For this post, I want to both give you an update on the progress of Wanna Cook? and also talk about one of the sorrows of writing. Word counts. That leads to the second sorrow - having to cut.
To begin with, if you haven't read my co-author's blog post this week, go there now. He writes about our intrepid, cheery, and horseshoe-tough editor who well deserves praise built up to the skies. Really - authors write (and we write a lot!) and editors are the ones who look at the draft critically and kindly advise authors on how to trim, cut, hack, and slash to make the writing stronger, clearer, and more able to leap tall buildings in a single paragraph. (The image that helps me with this is - as an author, I'm like that client who goes to the accountant with a shoebox full of receipts. The editor is the accountant who sighs, patiently sorts through it all, separating the wheat from the chaff [what do you mean, I can't claim the dog as a dependent?], and voila! order is restored.) You don't even realize the writing tics you have until someone else takes a sweep through it - for instance, it took an editor looking at some of my earlier work for me to realize that I am, indeed, the Queen of Semicolons.
At any rate, we all survived the Great 30 Day Publication Push and Seasons 1 - 4 are in the copy editing stage (wording is settled; now let's look at formatting and punctuation - hey, take out that bit in italics. Should that be an em-dash? Why's there a comma over there? - that sort of thing) and Season 5A is in the line editing stage (we've turned in a solid (not rough) draft and are waiting for our editor's knives to fillet it into shape). We also have a timetable for the rest - we have some extras (some short, some long) to sprinkle throughout the text and Season 5B doesn't air until summer, so we needed to figure out what needed to be turned in when so Wanna Cook? can be published - in both English and German - on schedule. And those jokes about how Germans like schedules? Not all that funny. True, but not too ha-ha when you're looking at your calendar, muttering, "They want it when?"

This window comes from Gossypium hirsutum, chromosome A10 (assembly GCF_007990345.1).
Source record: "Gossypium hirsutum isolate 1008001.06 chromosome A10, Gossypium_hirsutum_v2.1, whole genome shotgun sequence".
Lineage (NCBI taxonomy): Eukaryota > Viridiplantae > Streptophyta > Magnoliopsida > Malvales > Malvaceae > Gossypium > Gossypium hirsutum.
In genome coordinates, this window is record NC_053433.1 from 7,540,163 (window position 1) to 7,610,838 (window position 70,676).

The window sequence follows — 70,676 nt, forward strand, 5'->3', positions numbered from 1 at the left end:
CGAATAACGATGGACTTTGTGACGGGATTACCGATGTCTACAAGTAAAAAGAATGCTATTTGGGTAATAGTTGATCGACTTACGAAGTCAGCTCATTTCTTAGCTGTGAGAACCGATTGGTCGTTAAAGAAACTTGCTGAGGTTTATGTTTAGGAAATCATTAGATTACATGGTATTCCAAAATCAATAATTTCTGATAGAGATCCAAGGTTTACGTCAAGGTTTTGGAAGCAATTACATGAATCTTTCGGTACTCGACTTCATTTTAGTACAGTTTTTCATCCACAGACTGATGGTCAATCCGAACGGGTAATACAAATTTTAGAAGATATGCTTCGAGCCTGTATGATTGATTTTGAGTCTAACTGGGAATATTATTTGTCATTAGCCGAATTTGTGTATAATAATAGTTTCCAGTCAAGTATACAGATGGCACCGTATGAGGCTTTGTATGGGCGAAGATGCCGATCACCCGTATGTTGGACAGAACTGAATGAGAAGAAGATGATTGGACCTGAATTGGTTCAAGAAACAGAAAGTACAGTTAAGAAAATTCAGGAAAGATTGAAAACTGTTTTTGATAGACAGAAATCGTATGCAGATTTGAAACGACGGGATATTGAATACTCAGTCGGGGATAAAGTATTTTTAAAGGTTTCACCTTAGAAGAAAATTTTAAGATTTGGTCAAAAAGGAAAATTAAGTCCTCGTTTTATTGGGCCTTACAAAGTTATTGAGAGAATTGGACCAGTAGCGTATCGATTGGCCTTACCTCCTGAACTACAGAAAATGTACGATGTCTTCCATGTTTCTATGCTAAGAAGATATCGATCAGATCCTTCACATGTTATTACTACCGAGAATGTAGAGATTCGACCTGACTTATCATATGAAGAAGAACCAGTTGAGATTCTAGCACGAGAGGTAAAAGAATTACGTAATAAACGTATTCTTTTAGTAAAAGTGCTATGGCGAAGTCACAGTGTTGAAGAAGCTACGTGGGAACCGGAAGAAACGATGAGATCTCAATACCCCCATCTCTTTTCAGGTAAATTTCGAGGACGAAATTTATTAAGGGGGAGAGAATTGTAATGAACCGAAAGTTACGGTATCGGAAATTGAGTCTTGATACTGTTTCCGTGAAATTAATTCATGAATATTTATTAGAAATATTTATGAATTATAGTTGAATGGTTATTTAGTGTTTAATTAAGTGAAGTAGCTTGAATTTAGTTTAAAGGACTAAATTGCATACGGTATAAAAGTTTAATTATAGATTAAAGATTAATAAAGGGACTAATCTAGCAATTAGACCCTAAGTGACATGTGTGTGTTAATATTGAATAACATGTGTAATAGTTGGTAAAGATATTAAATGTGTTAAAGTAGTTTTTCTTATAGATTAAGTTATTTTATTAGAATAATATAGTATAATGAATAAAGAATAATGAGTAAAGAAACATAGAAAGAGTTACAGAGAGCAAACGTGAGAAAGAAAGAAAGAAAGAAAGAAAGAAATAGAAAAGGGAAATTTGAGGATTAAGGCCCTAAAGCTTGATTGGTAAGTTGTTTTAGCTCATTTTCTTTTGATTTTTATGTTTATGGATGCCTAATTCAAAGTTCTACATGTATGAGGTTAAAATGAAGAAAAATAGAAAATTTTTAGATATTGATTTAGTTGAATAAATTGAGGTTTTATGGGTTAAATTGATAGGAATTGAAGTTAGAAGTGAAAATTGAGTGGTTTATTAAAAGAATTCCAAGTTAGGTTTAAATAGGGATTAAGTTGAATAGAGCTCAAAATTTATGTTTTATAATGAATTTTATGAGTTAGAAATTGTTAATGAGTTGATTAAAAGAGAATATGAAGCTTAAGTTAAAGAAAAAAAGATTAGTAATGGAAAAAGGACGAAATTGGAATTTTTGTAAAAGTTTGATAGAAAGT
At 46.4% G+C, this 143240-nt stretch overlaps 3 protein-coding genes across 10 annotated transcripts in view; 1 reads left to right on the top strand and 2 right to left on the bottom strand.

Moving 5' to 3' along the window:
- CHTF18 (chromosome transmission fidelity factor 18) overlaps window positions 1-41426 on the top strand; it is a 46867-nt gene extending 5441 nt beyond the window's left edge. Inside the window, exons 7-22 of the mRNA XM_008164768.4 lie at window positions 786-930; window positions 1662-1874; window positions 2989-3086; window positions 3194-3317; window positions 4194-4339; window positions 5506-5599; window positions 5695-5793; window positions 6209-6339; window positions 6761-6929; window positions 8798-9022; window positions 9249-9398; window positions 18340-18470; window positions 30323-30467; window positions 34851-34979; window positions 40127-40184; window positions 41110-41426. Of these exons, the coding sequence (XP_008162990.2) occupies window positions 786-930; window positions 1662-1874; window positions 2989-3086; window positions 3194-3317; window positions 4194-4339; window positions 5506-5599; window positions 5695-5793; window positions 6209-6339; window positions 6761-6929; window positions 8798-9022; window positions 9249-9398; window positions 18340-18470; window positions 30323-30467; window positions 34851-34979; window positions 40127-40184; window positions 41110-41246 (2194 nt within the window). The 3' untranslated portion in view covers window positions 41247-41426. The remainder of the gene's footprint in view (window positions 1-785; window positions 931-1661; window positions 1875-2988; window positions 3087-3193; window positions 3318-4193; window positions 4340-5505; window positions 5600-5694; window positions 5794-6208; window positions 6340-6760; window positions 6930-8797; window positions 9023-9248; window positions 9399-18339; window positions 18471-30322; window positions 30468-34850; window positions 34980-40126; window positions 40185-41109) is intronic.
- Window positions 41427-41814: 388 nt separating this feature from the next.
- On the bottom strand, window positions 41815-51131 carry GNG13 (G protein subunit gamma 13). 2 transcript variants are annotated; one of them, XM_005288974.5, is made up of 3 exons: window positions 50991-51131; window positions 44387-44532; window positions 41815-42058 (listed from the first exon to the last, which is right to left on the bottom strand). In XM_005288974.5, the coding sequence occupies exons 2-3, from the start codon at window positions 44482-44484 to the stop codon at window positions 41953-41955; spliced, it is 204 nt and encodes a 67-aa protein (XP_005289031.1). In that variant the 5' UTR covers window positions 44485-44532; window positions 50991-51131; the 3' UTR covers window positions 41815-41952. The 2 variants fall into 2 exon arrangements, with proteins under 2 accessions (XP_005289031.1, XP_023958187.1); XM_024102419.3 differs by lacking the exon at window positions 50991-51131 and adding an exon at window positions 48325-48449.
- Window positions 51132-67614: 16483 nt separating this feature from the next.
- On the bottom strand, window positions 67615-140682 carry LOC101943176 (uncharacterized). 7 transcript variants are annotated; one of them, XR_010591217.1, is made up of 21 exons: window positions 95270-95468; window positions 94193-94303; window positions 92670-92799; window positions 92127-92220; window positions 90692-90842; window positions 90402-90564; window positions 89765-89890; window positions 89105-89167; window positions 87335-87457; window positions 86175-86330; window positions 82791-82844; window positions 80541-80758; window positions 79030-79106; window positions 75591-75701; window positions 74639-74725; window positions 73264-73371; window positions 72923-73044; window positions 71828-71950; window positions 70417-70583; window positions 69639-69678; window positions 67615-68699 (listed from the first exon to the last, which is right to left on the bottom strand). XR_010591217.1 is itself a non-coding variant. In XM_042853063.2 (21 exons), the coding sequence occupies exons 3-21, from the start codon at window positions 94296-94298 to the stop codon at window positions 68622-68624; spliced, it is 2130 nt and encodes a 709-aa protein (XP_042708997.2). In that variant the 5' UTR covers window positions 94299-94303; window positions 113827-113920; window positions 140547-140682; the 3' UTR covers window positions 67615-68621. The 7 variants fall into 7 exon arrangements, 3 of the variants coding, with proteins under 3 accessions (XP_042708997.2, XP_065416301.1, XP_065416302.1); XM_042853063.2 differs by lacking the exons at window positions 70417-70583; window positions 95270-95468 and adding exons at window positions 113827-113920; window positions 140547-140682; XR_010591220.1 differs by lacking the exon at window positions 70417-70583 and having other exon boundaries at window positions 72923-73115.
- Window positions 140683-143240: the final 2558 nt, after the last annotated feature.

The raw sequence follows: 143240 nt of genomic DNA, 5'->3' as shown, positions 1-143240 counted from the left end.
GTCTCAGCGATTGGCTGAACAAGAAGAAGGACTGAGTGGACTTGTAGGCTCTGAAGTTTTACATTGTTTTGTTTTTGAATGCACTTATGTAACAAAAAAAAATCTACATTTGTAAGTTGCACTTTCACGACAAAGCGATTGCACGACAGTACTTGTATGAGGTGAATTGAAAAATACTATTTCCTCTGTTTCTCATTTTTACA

All of which brings me to the downside. Books have word counts. Books that have their translation rights sold before they are written have very strict word counts. So that means that sometimes, with fingers a-trembling and eyes a-misting, you have to cut. You have to cut good stuff that you labored over and that you think is valuable because you need the space and other stuff is even better. With us, that has usually meant cutting stuff that's neat, but is more of a side item instead of directly relating to the show.
Still, you hate to see it go. Fortunately, I have this blog, so I get to resurrect things from time to time! Remember the Season 5 episode "Dead Freight"? Of course you do - it's the one that begins with the kid on the dirt-bike who stops to collect a tarantula in the desert. Turns out tarantulas are quite interesting creatures, but we couldn't keep everything in that section. So here's a bit on tarantulas and their hydraulic legs, which had to be cut for length, but which I still find to be pretty cool.
Tarantulas are masterpieces of engineering, relying on a sort of hydraulic system to move their legs. Tarantulas are arthropods and they have an exoskeleton to protect their delicate innards. They also have simplified muscle connections compared to humans. We humans rely on opposing sets of muscles to move our limbs – for example, in order to raise our arm, our biceps muscle contracts and our triceps relaxes, and to lower it, the biceps relaxes and the triceps contracts. Spiders have flexor muscles to pull their legs in, but don’t have opposing extensor muscles to push the legs back out. This is why a dead spider's legs curl up - there's nothing to push them out. So tarantulas extend their legs by a system that can be compared to a rudimentary hydraulic system. Blood is forced into the legs to extend them, much like pumping hydraulic fluid into cylinders to lift the bed of a dump truck. Then the flexor muscles work to pull the legs back in. It's a lot for a spider-brain to keep straight, yet they manage - at least until some kid with an empty mayonnaise jar comes along and scoops them up.
This probably guarantees that the next time I see a tarantula in a zoo exhibit, I'll probably make mechanical leg-extending noises and then be asked to leave.